Five years ago, we set out to do a comprehensive list of the most influential local business leaders. We called it Power 100.
Across the country, cities tout policy carrots like tax incentives or development projects to attract and retain workers and industries. However, new research shows there are other things a city can do to boost a particular class of ethically-minded entrepreneurs–called social entrepreneurs–as they launch and grow their ventures.
Our third annual Tech 25 highlights individuals (or teams) who are making noteworthy contributions to the technological landscape of our city, whether it be through a newly-launched company, the continued development of an already-existing brand, or as funders and supporters of entrepreneurs.
Halcyon, in partnership with AAAS, hosted a VIP event to celebrate and discuss innovations in robotics and AI. The event, led by industry experts, congressional leaders, and more discussed insights on how advanced technologies will affect humanity's future living with robotics.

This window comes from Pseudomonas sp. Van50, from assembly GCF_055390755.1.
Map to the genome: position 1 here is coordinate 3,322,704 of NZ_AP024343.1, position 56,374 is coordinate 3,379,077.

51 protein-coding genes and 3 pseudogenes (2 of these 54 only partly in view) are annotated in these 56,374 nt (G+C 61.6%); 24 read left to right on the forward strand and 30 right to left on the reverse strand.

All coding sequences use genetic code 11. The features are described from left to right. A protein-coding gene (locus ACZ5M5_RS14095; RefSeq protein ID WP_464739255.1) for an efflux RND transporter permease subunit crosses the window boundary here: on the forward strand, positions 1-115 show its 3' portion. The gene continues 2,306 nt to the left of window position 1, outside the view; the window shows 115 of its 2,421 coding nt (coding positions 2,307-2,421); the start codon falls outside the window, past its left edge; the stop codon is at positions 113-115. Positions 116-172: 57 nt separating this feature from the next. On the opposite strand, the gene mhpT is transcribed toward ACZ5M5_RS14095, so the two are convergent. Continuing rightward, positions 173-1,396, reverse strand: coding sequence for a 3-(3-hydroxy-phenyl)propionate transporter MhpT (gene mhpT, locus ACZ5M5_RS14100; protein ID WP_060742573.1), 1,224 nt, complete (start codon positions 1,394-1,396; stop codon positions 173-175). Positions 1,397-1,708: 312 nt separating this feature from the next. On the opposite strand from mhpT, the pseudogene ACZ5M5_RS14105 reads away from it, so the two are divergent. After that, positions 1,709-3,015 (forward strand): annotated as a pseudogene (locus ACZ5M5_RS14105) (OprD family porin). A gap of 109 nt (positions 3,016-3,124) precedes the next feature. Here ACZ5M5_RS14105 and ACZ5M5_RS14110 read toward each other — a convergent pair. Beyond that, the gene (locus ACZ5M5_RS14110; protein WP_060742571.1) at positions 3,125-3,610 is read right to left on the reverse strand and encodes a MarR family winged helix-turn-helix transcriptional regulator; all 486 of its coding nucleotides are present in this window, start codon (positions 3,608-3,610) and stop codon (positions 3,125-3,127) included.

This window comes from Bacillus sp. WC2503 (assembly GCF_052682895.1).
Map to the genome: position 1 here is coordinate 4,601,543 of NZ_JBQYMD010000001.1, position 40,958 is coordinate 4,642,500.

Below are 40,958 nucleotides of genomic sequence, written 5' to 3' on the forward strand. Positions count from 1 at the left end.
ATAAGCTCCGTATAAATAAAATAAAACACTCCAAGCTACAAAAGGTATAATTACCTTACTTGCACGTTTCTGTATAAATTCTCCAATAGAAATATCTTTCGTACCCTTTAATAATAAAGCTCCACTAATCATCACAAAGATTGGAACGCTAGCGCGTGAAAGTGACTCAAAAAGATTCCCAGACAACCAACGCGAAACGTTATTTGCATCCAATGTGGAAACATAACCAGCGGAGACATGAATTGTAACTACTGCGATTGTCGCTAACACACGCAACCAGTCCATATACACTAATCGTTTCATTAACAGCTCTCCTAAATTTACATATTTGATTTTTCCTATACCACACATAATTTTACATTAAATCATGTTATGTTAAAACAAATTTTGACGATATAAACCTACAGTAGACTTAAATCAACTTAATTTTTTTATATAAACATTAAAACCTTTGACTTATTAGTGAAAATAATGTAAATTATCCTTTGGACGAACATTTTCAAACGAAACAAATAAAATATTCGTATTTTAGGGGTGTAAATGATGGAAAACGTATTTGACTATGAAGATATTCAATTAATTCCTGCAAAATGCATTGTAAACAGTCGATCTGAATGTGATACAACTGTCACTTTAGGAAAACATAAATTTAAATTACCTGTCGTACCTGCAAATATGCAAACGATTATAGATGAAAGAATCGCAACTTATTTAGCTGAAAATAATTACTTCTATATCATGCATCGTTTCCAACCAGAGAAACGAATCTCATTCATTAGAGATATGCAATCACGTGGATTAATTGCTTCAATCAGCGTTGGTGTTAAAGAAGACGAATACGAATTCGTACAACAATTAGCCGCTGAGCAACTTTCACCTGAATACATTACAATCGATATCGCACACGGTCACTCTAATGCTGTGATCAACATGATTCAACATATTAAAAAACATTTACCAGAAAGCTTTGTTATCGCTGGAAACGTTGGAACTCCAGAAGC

Transformative technological shifts, such as the personal computer revolution and the rise of the Internet as a ubiquitous global communications medium, are almost always accompanied by unforeseen challenges and opportunities.
Robots Among Us: Halcyon Dialogue Releases Report Outlining Future of AI, Living With Robots
Shaping Robotics Policy for the 21st Century analyzes recommended policies and best practices to foster benefits of emerging technology
In the business world, a lot of students have been competing for job slots at big businesses such as Goldman Sachs. But that’s not the full story.
On Sept. 12, at Halcyon House on Prospect Street in Georgetown, the seventh cohort of Halcyon Incubator showed a new type of businessperson coming to the surface — one that can be called the social entrepreneur archetype.
The 18th-century Halcyon House was purchased in 2011 by Drs. Sachiko Kuno and Ryuji Ueno, the founders of the S&R Foundation.
Boston-area social entrepreneurs, you’re in luck. You’re situated in the best ecosystem for social enterprise in the U.S. Also, entrepreneurs in some cities suspect that potential investors don't really understand what a social venture is.